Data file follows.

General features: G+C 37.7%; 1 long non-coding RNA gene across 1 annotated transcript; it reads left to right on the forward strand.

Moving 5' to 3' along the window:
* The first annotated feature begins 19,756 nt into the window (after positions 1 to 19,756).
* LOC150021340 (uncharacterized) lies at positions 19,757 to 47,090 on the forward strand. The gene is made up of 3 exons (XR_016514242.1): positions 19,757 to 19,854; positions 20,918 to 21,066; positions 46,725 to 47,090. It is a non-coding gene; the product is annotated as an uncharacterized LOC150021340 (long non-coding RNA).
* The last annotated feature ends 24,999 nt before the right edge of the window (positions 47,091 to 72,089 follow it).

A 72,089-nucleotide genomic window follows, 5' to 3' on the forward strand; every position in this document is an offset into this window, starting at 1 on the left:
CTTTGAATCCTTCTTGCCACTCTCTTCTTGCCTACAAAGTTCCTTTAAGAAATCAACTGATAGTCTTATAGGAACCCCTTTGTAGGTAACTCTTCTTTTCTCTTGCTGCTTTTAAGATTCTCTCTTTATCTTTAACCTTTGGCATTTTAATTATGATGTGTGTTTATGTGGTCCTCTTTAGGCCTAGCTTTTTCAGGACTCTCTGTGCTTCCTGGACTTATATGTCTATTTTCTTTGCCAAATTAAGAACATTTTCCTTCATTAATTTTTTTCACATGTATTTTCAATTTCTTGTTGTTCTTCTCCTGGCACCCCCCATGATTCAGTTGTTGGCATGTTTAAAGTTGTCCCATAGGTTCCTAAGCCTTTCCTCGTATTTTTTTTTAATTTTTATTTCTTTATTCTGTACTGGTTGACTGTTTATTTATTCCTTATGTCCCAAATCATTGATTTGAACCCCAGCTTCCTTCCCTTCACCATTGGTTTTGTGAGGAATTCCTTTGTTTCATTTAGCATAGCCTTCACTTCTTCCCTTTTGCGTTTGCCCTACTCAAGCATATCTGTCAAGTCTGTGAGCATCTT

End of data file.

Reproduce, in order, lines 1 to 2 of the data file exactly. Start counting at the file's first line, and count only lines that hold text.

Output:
General features: G+C 37.7%; 1 long non-coding RNA gene across 1 annotated transcript; it reads left to right on the forward strand.

Moving 5' to 3' along the window: